UK phone brands deny invasive Carrier IQ use
1st Dec 2011 | 15:17
Washing hands of mass smartphone privacy fear
Mobile phone networks and manufacturers are rushing to deny that their handsets carry the Carrier IQ software that has spawned privacy fears.
It has emerged that the software, which is installed on a number of smartphones to monitor device performance and usage for mobile networks, has been tracking much more done on a handset than necessary, seemingly down to each individual keystroke.
Vodafone has taken to its forums to deny that Carrier IQ is used on its UK handsets.
When asked by a customer if Vodafone UK has any connection with or has ever used Carrier IQ, its community manager said, "I've looked into this and the answer seems to be a no. Take it as that for now, and if I find anything else out I'll update the thread, but I doubt I will.
"There's nothing anywhere to suggest that we ever have."
Worth noting at this point that Carrier IQ issued a press release in 2009 announcing a deal with Vodafone Portugal.
O2 told us, "O2 doesn't collect any information via Carrier IQ. This is a question for the handset suppliers."
When quizzed on whether O2 uses any diagnostic tools on phones, O2 replied: "Not that we know of. Our understanding is that the handset manufacturers might install it so that they can collect diagnostic data, but if they do it's not on our behalf and we don't have access to any of the data that may be collected."
TechRadar has contacted all the major UK phone networks and handset manufacturers to try and get a clearer picture of which are using Carrier IQ - at present it seems to be mainly a US issue.
We have also contacted Carrier IQ about the situation.
Traces of the software have been found on handsets from almost all major manufacturers, including Nokia, BlackBerry, iOS and Google handsets.
But if networks were quick to wash their hands of Carrier IQ, manufacturers are even less keen to be associated with the tracking software - little wonder after Apple's PR meltdown over location tracking concerns earlier this year.
Nokia, for one, was strenuously denies reports that Carrier IQ is installed on some handsets.
The Finns released a statement saying, "Nokia is aware of inaccurate reports which state that software from Carrier IQ has been found on Nokia devices. Carrier IQ does not ship products for any Nokia devices, so these reports are wrong."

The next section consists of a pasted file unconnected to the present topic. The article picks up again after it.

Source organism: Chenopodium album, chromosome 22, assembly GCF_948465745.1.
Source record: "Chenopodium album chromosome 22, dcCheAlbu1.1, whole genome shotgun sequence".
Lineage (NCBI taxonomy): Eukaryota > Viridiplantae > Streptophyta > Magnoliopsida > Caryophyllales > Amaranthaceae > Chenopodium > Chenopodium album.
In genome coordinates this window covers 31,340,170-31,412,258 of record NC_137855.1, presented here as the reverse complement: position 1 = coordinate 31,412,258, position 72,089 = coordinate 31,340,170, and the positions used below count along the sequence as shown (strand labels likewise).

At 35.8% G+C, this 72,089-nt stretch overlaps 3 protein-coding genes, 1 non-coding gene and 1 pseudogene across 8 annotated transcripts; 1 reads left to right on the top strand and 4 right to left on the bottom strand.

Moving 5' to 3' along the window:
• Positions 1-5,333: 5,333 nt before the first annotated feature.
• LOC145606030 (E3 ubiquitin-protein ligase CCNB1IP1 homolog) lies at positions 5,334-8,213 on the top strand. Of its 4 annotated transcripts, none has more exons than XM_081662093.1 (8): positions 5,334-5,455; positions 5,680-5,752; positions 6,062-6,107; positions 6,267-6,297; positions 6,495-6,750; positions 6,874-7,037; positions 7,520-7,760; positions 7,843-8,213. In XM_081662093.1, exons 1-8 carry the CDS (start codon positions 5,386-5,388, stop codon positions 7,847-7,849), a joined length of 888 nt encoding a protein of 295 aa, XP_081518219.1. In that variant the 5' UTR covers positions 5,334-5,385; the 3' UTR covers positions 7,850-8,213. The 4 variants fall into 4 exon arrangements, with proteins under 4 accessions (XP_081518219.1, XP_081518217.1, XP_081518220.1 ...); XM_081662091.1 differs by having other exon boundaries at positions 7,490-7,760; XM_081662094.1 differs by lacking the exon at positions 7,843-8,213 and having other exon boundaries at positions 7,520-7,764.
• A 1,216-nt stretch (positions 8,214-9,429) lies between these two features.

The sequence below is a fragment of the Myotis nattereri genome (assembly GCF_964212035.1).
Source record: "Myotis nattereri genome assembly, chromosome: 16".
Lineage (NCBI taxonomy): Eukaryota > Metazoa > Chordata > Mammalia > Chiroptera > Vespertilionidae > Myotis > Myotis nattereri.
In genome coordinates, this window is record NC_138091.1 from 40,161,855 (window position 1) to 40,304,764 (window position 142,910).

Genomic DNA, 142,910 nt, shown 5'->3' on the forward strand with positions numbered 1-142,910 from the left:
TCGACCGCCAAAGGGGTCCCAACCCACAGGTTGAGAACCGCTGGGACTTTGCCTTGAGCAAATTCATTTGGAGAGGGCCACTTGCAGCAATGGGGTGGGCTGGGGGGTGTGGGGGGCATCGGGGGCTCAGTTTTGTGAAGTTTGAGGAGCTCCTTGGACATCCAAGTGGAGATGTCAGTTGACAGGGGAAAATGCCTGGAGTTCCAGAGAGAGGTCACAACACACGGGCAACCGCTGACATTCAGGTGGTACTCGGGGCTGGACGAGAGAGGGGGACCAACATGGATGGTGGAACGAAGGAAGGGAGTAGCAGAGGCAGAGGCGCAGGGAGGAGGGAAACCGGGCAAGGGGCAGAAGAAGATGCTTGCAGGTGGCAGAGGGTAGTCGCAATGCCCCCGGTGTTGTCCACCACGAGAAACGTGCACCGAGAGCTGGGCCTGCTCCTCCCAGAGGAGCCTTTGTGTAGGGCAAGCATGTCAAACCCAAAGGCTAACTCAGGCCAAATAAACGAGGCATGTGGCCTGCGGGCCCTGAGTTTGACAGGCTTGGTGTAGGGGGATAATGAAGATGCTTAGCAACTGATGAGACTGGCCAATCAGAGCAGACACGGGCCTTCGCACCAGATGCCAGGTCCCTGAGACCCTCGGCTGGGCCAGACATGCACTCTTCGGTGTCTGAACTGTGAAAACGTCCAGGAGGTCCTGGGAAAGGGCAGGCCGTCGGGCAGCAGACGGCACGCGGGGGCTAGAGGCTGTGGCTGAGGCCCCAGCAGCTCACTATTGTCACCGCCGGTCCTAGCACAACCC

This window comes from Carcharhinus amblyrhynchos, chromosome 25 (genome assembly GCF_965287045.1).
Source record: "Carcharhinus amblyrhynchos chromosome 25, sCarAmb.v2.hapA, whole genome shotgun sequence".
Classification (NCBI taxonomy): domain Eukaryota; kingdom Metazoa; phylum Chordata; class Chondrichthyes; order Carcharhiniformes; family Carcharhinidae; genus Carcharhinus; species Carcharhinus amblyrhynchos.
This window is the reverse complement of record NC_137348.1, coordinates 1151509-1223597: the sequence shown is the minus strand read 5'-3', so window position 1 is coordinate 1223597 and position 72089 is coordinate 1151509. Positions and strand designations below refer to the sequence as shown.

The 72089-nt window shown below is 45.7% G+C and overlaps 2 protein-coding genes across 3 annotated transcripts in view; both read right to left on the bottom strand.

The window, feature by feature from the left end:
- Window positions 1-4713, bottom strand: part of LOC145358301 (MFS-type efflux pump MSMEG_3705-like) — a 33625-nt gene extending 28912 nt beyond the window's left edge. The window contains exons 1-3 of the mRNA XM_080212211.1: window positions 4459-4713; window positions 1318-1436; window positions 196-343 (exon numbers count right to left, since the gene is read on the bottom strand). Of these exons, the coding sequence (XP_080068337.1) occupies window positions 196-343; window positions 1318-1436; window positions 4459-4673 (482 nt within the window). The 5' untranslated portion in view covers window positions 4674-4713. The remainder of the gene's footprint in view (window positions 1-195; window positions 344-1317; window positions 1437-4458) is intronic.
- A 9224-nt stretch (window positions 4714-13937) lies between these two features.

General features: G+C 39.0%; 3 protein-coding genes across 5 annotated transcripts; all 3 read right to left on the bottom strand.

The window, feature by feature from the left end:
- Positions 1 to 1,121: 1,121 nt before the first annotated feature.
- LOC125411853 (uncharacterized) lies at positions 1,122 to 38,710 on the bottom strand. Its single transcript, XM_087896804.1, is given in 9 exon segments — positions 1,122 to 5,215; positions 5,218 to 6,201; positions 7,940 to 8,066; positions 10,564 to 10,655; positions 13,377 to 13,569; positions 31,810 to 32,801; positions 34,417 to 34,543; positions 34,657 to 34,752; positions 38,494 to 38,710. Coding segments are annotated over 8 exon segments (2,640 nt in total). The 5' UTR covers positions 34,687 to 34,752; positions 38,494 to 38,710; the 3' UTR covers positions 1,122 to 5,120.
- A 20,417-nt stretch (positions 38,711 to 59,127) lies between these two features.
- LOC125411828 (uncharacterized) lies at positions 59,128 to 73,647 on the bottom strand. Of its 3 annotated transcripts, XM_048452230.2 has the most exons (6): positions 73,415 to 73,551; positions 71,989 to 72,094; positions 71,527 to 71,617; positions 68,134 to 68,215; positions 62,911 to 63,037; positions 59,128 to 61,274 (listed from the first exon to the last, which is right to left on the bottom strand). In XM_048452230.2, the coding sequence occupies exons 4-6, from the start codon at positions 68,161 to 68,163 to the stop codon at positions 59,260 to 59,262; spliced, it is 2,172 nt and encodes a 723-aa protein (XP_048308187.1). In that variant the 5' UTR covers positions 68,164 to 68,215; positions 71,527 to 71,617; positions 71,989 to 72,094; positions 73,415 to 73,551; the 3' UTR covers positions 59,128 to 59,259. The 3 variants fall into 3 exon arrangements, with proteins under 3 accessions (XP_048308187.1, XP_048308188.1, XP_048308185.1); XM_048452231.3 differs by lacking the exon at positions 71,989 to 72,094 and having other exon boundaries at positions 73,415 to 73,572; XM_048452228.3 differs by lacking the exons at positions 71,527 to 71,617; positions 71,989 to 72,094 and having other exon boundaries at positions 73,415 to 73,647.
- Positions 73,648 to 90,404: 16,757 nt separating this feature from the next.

RIM sent TechRadar the following statement concerning BlackBerry handsets:
"RIM is aware of a recent claim by a security researcher that an application called 'Carrier IQ' is installed on mobile devices from multiple vendors without the knowledge or consent of the device users.
"RIM does not pre-install the Carrier IQ app on BlackBerry smartphones or authorise its carrier partners to install the Carrier IQ app before sales or distribution.
"RIM also did not develop or commission the development of the Carrier IQ application, and has no involvement in the testing, promotion, or distribution of the app. RIM will continue to investigate reports and speculation related to Carrier IQ."
Although Google told us it has no comment on the reports, citing "extremely reliable sources" The Verge reports that neither the Google Nexus Android phones nor the original Motorola Xoom use Carrier IQ's tracking software.
That doesn't necessarily mean these handsets don't ever have Carrier IQ installed though; it seems that some carriers require manufacturers to include the software. As Android is open source, it can be added later but closed shops like iOS and Windows Phone may have had to leave a window open for the software's installation.
Carrier IQ featured as number nine in the Wall Street Journal's list of venture-backed companies to watch in 2011, claiming that "the software sits on 140 million devices worldwide".
The main thing that remains unclear at this point is exactly what data is being collected and who it's being sent to. We're continuing to investigate so stay tuned.
In the meantime, here's a video made by researcher Trevor Eckhart, who uncovered the dubious side to the software, showing just how far ranging the data collection can be.